The main functionality of sharing OpenGL contexts is to make the object lookup tables unique to be able to access the same objects in multiple contexts. Having multiple OpenGL contexts shared in different threads comes with some locking overhead inside the OpenGL driver. The potential performance impact of that depends on the use case.
It’s a common technique to use one thread for asynchronous resource management, e.g. loading textures on the fly, and a main rendering thread using these resources. That needs some care to make sure things currently used for rendering aren’t touched in the resource handling thread.
For your use case I wouldn’t expect much of an overhead. You would need to be careful to wait for the renderer to have finished displaying the last texture and some critical section around the texture update function to block the renderer from accessing the texture while you’re uploading it.
Now, with all that said, what you’re doing is only going to work on single GPU systems.
When setting up an OptiX context to use more than one device, the final output buffers are not on the device but in pinned host memory. Means there is no way to use an OpenGL PBO to do OpenGL interop on that buffer.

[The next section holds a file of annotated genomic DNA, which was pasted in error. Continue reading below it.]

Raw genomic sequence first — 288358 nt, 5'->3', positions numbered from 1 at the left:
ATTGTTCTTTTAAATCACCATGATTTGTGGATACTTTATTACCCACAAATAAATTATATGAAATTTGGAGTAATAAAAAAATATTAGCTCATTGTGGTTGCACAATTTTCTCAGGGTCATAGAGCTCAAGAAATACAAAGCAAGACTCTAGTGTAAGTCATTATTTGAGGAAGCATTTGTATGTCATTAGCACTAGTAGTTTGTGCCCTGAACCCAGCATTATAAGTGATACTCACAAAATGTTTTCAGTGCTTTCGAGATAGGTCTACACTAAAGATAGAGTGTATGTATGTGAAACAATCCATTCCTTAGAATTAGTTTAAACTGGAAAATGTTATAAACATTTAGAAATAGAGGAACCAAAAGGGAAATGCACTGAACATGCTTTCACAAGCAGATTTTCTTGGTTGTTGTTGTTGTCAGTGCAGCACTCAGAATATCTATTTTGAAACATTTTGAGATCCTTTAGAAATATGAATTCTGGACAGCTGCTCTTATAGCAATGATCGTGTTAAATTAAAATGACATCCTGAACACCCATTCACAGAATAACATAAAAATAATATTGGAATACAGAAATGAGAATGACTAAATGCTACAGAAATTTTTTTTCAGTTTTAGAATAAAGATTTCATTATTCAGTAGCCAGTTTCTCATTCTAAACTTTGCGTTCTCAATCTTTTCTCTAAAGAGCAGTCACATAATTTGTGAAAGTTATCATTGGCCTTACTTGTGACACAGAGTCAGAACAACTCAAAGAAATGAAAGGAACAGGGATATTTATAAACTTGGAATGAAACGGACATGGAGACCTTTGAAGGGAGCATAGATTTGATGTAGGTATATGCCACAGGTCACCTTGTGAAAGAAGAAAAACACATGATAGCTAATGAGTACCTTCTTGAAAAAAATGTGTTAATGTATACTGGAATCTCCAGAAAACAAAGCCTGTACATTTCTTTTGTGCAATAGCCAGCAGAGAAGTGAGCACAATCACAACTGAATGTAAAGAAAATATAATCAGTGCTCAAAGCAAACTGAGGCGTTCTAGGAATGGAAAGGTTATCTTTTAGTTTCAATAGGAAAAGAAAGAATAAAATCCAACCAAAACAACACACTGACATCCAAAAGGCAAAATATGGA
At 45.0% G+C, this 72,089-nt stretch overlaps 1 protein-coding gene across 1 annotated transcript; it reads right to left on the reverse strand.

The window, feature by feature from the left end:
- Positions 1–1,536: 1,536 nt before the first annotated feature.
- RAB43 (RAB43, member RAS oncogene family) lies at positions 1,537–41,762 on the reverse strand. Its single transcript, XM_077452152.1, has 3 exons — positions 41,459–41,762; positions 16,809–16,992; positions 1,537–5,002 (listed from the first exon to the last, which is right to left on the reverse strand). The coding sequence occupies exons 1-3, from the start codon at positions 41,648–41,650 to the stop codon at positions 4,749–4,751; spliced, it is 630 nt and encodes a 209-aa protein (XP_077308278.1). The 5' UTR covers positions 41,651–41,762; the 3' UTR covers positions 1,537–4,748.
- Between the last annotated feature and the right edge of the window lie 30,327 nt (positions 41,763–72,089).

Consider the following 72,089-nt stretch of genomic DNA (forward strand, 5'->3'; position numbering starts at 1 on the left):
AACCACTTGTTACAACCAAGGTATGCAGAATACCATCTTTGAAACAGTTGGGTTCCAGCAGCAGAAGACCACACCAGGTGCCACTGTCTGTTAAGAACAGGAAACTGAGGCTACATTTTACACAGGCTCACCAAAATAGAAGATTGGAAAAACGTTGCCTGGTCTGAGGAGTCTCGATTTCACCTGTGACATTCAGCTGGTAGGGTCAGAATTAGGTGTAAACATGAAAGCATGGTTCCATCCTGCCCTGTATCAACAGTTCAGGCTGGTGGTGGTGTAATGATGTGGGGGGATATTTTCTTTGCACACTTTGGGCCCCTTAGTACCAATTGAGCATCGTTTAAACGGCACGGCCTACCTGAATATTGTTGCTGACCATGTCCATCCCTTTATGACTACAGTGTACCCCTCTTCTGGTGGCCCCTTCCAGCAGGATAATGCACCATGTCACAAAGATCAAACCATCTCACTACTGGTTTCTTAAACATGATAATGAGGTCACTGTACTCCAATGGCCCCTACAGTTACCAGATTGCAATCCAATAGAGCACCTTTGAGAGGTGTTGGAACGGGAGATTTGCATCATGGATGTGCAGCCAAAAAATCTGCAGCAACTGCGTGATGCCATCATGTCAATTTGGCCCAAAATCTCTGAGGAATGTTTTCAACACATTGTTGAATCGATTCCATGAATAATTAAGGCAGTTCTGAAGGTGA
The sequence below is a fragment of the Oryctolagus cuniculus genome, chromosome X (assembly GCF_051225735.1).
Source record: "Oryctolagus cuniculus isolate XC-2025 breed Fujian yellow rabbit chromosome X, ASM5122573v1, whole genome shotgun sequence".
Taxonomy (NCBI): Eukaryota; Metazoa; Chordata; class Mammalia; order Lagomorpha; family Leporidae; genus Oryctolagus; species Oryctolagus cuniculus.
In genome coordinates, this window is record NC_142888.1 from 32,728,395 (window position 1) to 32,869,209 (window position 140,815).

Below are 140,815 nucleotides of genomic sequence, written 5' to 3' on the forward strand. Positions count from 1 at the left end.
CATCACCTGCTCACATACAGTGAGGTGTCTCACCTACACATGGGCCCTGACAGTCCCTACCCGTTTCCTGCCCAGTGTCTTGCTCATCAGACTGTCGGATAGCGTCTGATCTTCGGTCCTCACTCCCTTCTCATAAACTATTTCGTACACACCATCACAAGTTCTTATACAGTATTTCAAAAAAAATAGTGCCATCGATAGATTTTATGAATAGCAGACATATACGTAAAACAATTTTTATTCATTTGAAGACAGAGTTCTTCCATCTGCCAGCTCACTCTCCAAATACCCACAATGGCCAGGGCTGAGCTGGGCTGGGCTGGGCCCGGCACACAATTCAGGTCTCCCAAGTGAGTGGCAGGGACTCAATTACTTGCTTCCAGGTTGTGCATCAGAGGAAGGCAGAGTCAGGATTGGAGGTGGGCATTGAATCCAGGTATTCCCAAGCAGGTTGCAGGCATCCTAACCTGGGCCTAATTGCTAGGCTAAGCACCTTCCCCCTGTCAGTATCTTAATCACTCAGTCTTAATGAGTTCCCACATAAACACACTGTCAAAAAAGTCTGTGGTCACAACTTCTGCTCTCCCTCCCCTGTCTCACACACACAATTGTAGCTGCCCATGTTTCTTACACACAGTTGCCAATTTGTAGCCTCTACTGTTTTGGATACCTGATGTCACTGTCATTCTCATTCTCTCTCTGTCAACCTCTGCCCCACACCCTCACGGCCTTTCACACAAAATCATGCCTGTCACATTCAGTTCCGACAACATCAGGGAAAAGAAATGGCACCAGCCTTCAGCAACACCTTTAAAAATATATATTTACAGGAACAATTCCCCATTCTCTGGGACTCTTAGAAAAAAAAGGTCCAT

An architecture which would support completely asynchronous ray tracing with OptiX would need to handle that case differently. Like having a ray tracing thread which does all OptiX handling and a rasterizer (main) thread which cares about all display with OpenGL in the app.
Then you would just need to have a critical section in which you copy the OptiX result buffer to some shared location (on the host) and signal to the display thread that there is a new image to be uploaded which then locks that memory during the texture upload. And so forth.
That’s obviously going to be slower than real OpenGL interop, but, for example, in a Windows system with one graphics board in WDDM mode for display and one or preferably more in TCC mode for ray tracing (TCC can’t do OpenGL interop either), that would be optimal.
The GUI would be full speed and the ray tracing wouldn’t be limited by Windows WDDM timeouts (TDR) when doing arbitrary complex ray tracing algorithms.
Also with NVLINK capable boards, the TCC mode will allow to use peer-to-peer access across the NVLINK bridges in OptiX automatically which increases your possible scene size.
This is more of a rendering than real-time view on the problem.